A description of major baby powder ovarian cancer studies can be found here:

1970s An article on ovarian cancer caused by talcum powder in The Lancet warns, "The potentially harmful effects of talc . . . in the ovary . . . should not be ignored."

1992 The Journal of Obstetrics and Gynecology publishes a study which finds that regular (weekly) use of baby powder increases a woman's risk of developing ovarian cancer threefold.

1997 A study published in the American Journal of Epidemiology affirms that perineal dusting of talcum powder contributes to the risk of cancer; it suggests talcum genital deodorant sprays contribute to cancer growth as well.

2003 A meta-analysis, which compiles and reviews data from 16 previous studies, is published in Anticancer Research. Based on research with nearly 12,000 women, the study concludes that perineal baby powder use is associated with a 33% increase in ovarian cancer risk.

2008 Harvard epidemiologist Dr. Margaret Gates reaffirms that weekly use of talcum powder for perineal dusting increases the risk of ovarian cancer by 33%. Dr. Gates also asserts that daily use of a product such as Johnson & Johnson's Shower to Shower talcum powder increases the risk of ovarian cancer by 41%.

2010 Dr. Gates, along with two other Harvard researchers, publishes a study in the journal Cancer Epidemiology, Biomarkers and Prevention in which the role of talc particles in other endometrial cancer development was investigated. This study reinforces the notion that talc in baby powder is carcinogenic to humans.              

Talcum Powder Cancer Lawyers Provide Legal Representation for Women

Lawyers are handling talcum powder cancer lawsuits on behalf of women with ovarian cancer and their loved ones. These attorneys are seasoned experts in the area of family safety law and product liability litigation, and have a proven track record in representing the interests of individuals against large corporation. Should they find adequate legal grounds for a lawsuit, these baby powder cancer lawyers will apply their substantial resources to assure you get the compensation you and your family deserve. If you or a loved one was diagnosed with ovarian cancer and have a history of using talcum powder, a baby powder cancer attorney can help by answering your questions and giving you a sense of your legal options. Baby powder ovarian cancer lawyers expect cases throughout the country to join together in a Multi-District Litigation, rather than talcum powder class action lawsuit, ensuring individual cases will be considered on their own merit.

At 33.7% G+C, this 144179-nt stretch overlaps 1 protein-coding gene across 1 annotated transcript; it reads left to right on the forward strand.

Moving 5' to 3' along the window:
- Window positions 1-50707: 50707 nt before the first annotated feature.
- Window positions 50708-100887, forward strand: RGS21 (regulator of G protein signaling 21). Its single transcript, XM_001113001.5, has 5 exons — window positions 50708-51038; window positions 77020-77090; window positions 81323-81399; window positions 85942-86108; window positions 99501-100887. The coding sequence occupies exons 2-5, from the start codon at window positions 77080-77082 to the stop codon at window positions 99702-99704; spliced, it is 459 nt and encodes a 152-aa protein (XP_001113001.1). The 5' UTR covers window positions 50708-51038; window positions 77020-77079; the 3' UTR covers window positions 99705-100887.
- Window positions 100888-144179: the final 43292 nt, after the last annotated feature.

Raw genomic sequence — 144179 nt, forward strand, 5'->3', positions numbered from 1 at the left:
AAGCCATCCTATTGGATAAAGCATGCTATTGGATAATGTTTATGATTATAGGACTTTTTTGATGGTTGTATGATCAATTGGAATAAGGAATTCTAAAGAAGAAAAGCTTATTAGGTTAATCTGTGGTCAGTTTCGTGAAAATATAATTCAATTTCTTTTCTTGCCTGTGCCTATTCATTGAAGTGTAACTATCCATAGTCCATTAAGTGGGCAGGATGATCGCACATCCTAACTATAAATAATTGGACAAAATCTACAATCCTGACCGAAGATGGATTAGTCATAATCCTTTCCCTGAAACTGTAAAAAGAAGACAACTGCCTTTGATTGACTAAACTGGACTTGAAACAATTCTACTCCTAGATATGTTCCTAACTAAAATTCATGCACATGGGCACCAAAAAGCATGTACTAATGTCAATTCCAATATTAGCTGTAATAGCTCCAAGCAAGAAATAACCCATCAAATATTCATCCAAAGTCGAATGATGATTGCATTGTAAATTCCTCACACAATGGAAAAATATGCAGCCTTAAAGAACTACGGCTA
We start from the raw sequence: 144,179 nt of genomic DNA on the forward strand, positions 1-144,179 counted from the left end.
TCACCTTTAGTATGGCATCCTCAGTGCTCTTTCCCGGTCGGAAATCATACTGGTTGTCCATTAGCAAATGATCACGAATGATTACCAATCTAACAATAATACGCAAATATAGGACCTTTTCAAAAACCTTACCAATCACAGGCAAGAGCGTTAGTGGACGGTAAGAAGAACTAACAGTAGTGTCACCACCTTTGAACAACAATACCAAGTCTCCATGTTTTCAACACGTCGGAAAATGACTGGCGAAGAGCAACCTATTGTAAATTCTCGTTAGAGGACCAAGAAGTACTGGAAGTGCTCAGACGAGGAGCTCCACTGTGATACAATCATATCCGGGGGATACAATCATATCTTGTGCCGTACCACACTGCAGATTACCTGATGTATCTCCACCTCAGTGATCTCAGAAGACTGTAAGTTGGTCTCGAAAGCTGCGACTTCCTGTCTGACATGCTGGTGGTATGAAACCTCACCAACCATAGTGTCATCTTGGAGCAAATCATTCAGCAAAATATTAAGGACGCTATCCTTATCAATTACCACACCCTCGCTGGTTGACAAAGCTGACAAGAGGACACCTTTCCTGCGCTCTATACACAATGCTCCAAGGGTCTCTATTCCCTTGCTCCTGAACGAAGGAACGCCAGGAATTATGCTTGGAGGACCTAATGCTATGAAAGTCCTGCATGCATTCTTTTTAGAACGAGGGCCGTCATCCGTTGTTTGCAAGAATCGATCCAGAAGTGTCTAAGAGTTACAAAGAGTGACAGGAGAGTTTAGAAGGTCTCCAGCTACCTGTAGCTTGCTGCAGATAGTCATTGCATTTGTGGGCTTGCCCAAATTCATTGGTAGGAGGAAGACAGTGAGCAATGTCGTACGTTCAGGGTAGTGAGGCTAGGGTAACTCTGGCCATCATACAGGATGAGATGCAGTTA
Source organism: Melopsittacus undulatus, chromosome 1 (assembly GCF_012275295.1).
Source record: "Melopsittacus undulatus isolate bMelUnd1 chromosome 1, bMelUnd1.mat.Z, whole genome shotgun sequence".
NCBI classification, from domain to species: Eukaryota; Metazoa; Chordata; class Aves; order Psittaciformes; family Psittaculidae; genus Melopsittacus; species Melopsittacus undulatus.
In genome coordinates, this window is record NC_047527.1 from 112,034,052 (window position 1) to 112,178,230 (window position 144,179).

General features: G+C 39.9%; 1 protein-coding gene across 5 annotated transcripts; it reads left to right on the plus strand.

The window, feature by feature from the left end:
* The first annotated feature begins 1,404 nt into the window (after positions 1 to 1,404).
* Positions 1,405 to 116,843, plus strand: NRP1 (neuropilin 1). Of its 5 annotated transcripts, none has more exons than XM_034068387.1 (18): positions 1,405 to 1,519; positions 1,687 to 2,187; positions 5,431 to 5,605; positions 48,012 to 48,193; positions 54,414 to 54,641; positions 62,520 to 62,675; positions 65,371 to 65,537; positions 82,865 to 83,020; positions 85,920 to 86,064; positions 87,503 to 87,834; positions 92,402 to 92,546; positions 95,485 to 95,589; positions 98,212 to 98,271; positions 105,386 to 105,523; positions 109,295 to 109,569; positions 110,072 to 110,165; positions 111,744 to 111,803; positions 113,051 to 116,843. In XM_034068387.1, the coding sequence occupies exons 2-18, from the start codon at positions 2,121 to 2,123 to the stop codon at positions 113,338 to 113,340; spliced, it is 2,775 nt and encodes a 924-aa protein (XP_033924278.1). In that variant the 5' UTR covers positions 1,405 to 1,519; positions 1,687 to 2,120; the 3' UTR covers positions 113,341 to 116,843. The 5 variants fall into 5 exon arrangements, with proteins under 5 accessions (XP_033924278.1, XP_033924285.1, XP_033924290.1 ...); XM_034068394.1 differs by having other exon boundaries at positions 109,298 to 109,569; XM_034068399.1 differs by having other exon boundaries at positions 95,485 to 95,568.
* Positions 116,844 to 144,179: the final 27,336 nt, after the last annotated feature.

Baby Powder Ovarian Cancer Lawsuits

To learn if you have grounds for a talcum powder lawsuit, you may contact an attorney for a free baby powder cancer lawsuit consultation. If you or a family member was diagnosed with ovarian cancer have used talc-based baby powder or body powder, you may be entitled to compensation. These attorneys provide talcum powder ovarian cancer lawsuit representation on a contingency basis, which means you will be charged nothing unless you are awarded compensation. A baby powder ovarian cancer class action lawsuit is unlikely; instead, cases are expected to join forces through the more effective means of a multi-district litigation (MDL).


Talcum Powder and Ovarian Cancer

As early as the 1970s, ovarian cancer experts have linked the routine use of baby powder for genital hygiene to an increased risk for contracting ovarian cancer. Putting any product that contains talc, including feminine body powders and talcum baby powders, on the genital area yields a 33% higher risk of cancer.

Learn more »

Baby Powder Ovarian Cancer Warnings

A wide variety of groups, ranging from cancer prevention organizations to states' health departments and even cosmetic industry representatives, have acknowledged the baby powder cancer link. Read the warnings links to numerous baby powder ovarian cancer warning statements.

Learn more »

Talcum Powder Ovarian Cancer Lawsuits

If you or a loved one has suffered from ovarian cancer and have a history of using talcum powder, you may be eligible to participate in a Talcum Powder Ovarian Cancer Lawsuit.  Talcum Powder Ovarian Cancer Lawsuits, which are NOT class action lawsuits, may ultimately prevent other women from suffering this tragedy.

Learn more »